In the filing, Google said Project Bernanke used data about historical bids made through Google Ads to adjust its clients’ bids and increase their chances of winning auctions for ad impressions that would have otherwise been won by rival ad tools. The company acknowledged as accurate an internal 2013 presentation showing that the project was expected to generate $230 million in revenue that year; Texas has cited that presentation as proof that Google benefited from its advantage.
The document also sheds more light on a once-secret deal between Facebook Inc. FB -1.30% and Google, known as Jedi Blue, which allegedly guaranteed Facebook would both bid in—and win—a fixed percentage of ad auctions.
The agreement was signed by, among other individuals, Philipp Schindler, Google’s senior vice president and chief business officer, and Sheryl Sandberg, Facebook’s chief operating officer, an unredacted section of Google’s filing states.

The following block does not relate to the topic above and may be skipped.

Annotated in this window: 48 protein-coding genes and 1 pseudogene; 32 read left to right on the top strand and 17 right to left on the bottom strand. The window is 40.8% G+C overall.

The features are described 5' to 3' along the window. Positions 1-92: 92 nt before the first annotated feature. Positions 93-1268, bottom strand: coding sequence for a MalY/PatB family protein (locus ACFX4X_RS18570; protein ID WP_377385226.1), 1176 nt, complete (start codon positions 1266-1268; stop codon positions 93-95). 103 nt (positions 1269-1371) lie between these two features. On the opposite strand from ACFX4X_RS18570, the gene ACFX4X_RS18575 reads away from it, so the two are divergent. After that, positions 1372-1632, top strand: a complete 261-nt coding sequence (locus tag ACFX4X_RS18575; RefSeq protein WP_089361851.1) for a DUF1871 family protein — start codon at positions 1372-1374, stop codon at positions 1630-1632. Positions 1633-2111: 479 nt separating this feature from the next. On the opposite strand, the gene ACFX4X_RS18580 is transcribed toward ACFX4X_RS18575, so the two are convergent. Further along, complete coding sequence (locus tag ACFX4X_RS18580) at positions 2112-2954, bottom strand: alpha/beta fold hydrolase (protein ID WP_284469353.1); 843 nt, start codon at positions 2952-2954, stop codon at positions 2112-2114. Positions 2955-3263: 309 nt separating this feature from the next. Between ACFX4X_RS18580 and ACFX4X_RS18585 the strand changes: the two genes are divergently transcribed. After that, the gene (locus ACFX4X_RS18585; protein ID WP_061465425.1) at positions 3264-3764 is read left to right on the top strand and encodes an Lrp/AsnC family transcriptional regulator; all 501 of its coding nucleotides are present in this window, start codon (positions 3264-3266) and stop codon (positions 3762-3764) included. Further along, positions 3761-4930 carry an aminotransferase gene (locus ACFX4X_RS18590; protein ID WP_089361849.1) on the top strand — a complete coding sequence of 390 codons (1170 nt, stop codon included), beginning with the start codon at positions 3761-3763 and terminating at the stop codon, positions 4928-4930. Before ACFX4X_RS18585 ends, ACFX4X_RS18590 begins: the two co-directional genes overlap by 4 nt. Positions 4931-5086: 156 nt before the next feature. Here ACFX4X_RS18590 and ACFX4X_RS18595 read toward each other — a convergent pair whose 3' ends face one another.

Facebook Paying the New York Times:
Participating in Facebook News doesn’t appear to deliver many new readers to outlets; the feature is very difficult to find, and it is not integrated into individuals’ newsfeeds. What Facebook News does deliver—though to only a handful of high-profile news organizations of its choosing—is serious amounts of cash. The exact terms of these deals remain secret, because Facebook insisted on nondisclosure and the news organizations agreed. The Wall Street Journal reported that the agreements were worth as much as $3 million a year, and a Facebook spokesperson told me that number is “not too far off at all.” But in at least one instance, the numbers are evidently much larger. In an interview last month, former New York Times CEO Mark Thompson said the Times is getting “far, far more” than $3 million a year—“very much so.”